The National Student Clearinghouse’s most recent analysis closes gaping holes in how we currently report college graduation rates. It gives us rates for full-time and part-time students, a distinction we haven’t previously had, and it counts students who transfer among institutions—a glaring omission in the federally managed IPEDs database. When these students are added to the equation, the national college graduation rate actually increases from 42 to 54 percent. This is telling—and troubling; more students are graduating from college than we currently believe, but we’ll never know it if the federal database doesn’t start counting a growing population of our nation’s postsecondary students.
Today’s college students are more “nontraditional” than not. Just 27 percent of college students are “fresh out of high school and studying full-time at a four-year school.” The “traditional” student of the 1970s is becoming the minority, and it’s time our federal data reflect that. The Clearinghouse analysis found that almost a quarter of 2012 college graduates got their degrees at an institution different from where they started. It also defined half of students as “mixed enrollment,” or moving from full-time to part-time or vice versa. Because IPEDs only counts first-time, full-time students, students like these are left out of the mix.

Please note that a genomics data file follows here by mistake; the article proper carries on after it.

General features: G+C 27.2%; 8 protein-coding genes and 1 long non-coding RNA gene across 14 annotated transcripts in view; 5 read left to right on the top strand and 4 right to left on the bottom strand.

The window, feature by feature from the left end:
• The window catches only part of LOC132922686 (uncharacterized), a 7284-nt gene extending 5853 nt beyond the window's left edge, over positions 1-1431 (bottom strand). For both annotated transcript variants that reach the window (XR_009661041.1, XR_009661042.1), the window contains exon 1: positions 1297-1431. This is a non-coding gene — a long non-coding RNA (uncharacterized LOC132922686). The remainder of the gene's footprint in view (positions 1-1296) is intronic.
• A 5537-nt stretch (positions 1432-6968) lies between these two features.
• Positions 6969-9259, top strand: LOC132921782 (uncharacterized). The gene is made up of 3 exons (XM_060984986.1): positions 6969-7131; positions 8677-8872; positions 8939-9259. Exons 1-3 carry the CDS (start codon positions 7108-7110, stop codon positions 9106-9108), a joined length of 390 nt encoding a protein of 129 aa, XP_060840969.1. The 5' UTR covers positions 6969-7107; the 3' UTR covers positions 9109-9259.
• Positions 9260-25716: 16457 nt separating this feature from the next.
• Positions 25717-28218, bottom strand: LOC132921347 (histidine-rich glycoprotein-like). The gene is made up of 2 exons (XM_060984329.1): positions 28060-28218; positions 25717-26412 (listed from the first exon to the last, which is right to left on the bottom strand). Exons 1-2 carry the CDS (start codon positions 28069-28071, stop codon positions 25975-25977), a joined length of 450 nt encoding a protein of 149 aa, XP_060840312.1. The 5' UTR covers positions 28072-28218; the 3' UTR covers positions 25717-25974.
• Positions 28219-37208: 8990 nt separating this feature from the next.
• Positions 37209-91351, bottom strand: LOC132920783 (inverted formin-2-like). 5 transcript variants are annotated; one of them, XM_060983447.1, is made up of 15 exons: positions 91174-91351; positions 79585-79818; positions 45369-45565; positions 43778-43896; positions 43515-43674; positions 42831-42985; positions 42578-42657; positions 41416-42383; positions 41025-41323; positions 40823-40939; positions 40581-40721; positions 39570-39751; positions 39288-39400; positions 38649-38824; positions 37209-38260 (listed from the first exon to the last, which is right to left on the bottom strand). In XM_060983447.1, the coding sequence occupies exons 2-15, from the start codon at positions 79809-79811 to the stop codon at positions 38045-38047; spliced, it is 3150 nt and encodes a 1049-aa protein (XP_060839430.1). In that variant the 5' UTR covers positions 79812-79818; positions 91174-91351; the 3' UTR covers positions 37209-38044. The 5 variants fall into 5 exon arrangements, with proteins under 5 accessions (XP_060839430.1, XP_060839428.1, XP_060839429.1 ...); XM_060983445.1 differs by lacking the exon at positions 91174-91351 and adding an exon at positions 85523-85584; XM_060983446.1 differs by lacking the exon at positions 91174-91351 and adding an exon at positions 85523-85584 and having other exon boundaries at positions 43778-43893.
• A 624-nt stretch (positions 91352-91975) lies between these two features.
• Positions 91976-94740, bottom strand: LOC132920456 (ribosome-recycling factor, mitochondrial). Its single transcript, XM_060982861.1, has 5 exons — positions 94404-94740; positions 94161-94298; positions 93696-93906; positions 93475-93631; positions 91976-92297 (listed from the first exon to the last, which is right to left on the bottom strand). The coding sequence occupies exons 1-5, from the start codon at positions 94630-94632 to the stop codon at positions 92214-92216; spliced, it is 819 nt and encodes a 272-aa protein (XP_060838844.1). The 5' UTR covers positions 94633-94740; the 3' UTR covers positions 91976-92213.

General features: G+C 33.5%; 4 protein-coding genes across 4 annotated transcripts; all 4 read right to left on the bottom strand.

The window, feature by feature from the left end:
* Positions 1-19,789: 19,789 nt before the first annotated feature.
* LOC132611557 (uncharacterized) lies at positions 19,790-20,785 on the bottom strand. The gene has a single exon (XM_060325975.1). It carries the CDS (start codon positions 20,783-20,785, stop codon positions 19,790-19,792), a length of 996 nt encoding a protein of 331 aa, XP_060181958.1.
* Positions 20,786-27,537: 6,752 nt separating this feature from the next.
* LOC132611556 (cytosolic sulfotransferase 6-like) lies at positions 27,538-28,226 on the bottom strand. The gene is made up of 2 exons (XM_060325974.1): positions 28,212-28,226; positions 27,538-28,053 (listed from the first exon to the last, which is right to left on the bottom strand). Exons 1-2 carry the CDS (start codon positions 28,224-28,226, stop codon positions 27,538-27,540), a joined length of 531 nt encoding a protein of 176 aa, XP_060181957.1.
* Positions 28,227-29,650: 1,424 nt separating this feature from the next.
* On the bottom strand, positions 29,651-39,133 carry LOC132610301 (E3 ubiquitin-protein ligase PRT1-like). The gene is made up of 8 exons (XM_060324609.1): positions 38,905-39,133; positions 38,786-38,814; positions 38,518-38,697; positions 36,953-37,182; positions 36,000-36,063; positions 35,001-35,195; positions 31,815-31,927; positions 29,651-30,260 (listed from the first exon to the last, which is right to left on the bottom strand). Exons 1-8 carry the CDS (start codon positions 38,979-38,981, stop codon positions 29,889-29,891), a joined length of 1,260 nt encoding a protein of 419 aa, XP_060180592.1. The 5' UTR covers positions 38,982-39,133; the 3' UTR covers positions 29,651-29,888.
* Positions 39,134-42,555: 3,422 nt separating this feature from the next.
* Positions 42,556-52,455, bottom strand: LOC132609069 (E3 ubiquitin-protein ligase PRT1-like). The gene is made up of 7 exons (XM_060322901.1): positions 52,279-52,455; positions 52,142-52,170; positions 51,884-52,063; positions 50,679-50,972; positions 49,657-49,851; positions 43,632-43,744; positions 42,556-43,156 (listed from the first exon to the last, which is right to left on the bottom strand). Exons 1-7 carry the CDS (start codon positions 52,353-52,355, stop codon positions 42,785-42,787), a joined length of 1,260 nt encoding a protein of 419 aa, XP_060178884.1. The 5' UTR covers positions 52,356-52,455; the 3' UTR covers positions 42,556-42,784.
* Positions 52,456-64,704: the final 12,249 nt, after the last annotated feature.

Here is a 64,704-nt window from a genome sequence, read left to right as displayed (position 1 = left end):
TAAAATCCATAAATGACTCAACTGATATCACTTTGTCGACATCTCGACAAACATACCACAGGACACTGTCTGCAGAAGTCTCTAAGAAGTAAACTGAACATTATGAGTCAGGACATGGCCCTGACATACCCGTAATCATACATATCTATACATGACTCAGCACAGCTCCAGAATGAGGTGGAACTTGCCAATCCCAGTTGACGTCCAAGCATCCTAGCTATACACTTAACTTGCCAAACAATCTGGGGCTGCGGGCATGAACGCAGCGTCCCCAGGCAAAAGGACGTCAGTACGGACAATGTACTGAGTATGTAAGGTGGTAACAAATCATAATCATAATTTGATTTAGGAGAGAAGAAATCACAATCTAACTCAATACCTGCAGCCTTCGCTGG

Glaring omissions like these not only leave prospective students—and the public—misinformed; they also hurt institutions like community colleges that post lower graduation rates because a larger percentage of those students attend part-time—or transfer to a four-year university without earning a credential at the two-year school. Beyond that, how can policymakers and accrediting agencies govern institutions if they don’t have the complete picture on student outcomes?
Because of its unique dataset, the Clearinghouse was able to document better performance among part-time, nontraditional students (defined as older than 24 years) than part-time, traditional students. This suggests, as the Clearinghouse report says, that part-time enrollment “is associated with completion risks for traditional-age students.” But before policymakers and institutions can diagnose this problem, they have to know it is there. And under IPEDs data, they won’t.
Despite all of its good, the Clearinghouse analysis stops short of providing one essential piece of information for both prospective college students and policymakers: Graduation rates by institution, something IPEDs does provide (although inaccurately). Without institutional-level data, we don’t know how universities fare in churning out graduates. This is a disservice to students looking for information that will help them make a smart decision about college; to college administrators looking to identify struggling groups of students and the supports they need to graduate; and to policymakers and accrediting agencies that hold institutions accountable for producing an educated workforce. A more accurate picture of graduation rates would lead to more degrees in students’ hands, higher graduation rates for institutions, and a more skilled workforce for our nation’s economy.
Photo Credit: Maja Stevanovich